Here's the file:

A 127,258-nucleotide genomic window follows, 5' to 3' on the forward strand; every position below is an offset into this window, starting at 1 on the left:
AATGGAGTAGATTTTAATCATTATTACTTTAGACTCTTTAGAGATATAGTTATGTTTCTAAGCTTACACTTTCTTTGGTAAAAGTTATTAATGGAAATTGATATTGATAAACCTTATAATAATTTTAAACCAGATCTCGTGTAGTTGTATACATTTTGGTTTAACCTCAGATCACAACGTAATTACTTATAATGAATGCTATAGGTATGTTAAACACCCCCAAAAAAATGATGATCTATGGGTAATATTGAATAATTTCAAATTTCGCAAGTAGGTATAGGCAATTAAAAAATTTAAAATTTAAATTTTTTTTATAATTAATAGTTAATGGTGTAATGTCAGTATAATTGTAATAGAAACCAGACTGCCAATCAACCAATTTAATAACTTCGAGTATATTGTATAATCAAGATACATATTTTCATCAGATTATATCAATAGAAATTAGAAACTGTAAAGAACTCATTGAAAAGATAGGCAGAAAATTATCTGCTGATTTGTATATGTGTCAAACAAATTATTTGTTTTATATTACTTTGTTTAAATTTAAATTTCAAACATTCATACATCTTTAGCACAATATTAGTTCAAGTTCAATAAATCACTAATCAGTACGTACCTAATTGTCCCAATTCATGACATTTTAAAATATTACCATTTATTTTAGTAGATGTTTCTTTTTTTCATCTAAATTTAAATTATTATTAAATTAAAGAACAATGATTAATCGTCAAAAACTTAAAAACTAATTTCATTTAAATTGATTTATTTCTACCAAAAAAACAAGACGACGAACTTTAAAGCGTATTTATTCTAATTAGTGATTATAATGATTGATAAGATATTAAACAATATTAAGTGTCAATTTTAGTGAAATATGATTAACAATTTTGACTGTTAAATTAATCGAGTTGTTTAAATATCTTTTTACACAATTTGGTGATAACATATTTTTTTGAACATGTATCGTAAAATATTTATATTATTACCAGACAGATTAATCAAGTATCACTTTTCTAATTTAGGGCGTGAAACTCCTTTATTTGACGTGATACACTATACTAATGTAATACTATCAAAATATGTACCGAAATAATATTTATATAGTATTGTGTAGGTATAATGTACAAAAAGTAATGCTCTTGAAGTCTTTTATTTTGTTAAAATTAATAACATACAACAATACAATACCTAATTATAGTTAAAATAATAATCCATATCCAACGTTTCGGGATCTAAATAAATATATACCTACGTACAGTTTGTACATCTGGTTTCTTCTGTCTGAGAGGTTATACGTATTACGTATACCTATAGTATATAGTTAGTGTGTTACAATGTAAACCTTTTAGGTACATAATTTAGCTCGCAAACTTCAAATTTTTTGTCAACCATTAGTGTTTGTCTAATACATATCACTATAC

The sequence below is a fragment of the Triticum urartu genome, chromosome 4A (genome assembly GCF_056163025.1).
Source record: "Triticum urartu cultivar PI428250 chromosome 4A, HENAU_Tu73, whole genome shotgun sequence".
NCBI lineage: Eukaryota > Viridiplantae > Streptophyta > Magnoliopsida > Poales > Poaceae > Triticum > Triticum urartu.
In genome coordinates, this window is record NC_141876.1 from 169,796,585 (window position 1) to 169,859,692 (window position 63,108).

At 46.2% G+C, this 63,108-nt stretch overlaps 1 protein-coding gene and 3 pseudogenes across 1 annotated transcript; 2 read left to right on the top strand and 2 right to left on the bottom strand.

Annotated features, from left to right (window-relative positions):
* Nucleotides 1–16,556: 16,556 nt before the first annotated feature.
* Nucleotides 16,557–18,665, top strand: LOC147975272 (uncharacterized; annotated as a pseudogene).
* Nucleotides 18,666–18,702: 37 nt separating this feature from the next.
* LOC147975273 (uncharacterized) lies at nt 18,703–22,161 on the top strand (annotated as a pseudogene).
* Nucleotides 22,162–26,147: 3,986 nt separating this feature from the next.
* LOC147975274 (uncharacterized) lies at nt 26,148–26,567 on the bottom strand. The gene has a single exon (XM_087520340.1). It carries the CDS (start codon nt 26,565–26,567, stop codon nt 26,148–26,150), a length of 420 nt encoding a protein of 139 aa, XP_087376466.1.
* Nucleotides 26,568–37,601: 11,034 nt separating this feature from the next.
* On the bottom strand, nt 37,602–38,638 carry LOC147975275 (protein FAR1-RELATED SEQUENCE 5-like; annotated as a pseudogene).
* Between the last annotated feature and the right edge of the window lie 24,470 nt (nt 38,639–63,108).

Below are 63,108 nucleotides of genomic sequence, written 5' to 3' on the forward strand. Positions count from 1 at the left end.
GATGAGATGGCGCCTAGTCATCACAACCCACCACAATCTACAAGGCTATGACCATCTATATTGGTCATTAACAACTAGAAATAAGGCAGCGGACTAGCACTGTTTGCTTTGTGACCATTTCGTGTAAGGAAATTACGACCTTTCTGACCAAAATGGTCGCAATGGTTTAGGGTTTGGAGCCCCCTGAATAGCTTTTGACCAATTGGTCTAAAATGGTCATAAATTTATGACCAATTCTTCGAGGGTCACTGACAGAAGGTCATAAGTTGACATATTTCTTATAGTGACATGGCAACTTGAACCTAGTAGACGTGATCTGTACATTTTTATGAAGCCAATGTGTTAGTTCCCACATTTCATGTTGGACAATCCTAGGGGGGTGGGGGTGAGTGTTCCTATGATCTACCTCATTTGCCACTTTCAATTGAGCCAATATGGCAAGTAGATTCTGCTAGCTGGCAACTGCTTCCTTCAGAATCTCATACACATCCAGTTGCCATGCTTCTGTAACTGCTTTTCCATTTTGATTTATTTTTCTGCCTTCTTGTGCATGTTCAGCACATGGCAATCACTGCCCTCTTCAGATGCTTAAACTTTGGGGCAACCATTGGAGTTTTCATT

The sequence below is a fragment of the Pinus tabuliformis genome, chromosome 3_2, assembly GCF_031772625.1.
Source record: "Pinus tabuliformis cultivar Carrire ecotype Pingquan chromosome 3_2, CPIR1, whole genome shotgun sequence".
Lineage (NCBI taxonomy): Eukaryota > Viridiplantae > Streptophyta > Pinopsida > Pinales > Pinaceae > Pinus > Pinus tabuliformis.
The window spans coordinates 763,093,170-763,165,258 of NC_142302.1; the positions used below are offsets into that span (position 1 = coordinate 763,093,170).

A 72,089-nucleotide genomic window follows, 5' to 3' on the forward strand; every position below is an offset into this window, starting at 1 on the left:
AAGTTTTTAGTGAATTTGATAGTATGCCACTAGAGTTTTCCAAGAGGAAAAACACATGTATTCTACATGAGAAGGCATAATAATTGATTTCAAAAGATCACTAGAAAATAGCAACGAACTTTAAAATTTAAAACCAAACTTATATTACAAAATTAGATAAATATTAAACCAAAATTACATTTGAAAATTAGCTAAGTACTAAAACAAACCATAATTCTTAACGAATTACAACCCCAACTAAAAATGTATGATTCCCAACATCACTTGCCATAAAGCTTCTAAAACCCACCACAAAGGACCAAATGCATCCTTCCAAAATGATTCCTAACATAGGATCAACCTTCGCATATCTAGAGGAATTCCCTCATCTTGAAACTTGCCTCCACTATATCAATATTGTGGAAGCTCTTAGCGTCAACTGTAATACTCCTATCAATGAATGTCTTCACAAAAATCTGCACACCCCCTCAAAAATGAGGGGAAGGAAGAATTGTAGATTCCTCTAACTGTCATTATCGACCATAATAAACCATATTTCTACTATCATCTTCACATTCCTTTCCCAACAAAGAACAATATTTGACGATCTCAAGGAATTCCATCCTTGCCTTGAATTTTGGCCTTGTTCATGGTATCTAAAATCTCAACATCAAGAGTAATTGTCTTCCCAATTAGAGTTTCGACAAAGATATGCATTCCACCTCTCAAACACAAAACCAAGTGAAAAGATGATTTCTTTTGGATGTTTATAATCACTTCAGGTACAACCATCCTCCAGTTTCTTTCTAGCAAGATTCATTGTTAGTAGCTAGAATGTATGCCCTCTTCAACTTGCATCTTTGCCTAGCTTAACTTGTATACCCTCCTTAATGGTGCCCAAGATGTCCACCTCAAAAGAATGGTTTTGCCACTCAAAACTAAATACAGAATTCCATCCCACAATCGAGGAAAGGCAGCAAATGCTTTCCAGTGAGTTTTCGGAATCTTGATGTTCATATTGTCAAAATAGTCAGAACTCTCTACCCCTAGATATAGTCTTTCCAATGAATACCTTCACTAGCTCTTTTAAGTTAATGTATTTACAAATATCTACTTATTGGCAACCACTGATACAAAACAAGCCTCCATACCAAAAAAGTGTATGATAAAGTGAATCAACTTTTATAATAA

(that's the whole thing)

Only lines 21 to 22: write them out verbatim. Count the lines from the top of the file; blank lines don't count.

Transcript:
Source record: "Pinus tabuliformis cultivar Carrire ecotype Pingquan chromosome 3_2, CPIR1, whole genome shotgun sequence".
Lineage (NCBI taxonomy): Eukaryota > Viridiplantae > Streptophyta > Pinopsida > Pinales > Pinaceae > Pinus > Pinus tabuliformis.